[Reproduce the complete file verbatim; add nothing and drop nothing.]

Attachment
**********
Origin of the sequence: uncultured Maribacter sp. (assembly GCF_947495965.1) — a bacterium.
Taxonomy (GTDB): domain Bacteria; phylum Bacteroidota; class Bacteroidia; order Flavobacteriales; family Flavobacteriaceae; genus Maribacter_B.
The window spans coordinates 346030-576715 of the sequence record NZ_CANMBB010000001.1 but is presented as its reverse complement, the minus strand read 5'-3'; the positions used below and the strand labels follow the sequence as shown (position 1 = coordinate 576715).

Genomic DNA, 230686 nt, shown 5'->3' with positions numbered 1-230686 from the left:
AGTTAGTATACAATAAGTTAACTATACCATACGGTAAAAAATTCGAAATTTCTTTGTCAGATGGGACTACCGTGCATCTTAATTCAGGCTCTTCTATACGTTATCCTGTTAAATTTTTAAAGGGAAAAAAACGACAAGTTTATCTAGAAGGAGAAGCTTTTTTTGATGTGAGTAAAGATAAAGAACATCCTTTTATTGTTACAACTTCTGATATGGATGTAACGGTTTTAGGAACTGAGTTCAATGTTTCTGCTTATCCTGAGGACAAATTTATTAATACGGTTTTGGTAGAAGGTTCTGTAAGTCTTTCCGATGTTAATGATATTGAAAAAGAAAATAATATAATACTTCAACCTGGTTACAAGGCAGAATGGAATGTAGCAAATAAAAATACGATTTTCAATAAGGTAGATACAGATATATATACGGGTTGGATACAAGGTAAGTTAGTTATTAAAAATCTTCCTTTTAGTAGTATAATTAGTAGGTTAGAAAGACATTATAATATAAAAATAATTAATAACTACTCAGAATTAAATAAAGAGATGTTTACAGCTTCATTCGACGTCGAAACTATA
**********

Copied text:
Origin of the sequence: uncultured Maribacter sp. (assembly GCF_947495965.1) — a bacterium.
Taxonomy (GTDB): domain Bacteria; phylum Bacteroidota; class Bacteroidia; order Flavobacteriales; family Flavobacteriaceae; genus Maribacter_B.
The window spans coordinates 346030-576715 of the sequence record NZ_CANMBB010000001.1 but is presented as its reverse complement, the minus strand read 5'-3'; the positions used below and the strand labels follow the sequence as shown (position 1 = coordinate 576715).

Genomic DNA, 230686 nt, shown 5'->3' with positions numbered 1-230686 from the left:
AGTTAGTATACAATAAGTTAACTATACCATACGGTAAAAAATTCGAAATTTCTTTGTCAGATGGGACTACCGTGCATCTTAATTCAGGCTCTTCTATACGTTATCCTGTTAAATTTTTAAAGGGAAAAAAACGACAAGTTTATCTAGAAGGAGAAGCTTTTTTTGATGTGAGTAAAGATAAAGAACATCCTTTTATTGTTACAACTTCTGATATGGATGTAACGGTTTTAGGAACTGAGTTCAATGTTTCTGCTTATCCTGAGGACAAATTTATTAATACGGTTTTGGTAGAAGGTTCTGTAAGTCTTTCCGATGTTAATGATATTGAAAAAGAAAATAATATAATACTTCAACCTGGTTACAAGGCAGAATGGAATGTAGCAAATAAAAATACGATTTTCAATAAGGTAGATACAGATATATATACGGGTTGGATACAAGGTAAGTTAGTTATTAAAAATCTTCCTTTTAGTAGTATAATTAGTAGGTTAGAAAGACATTATAATATAAAAATAATTAATAACTACTCAGAATTAAATAAAGAGATGTTTACAGCTTCATTCGACGTCGAAACTATA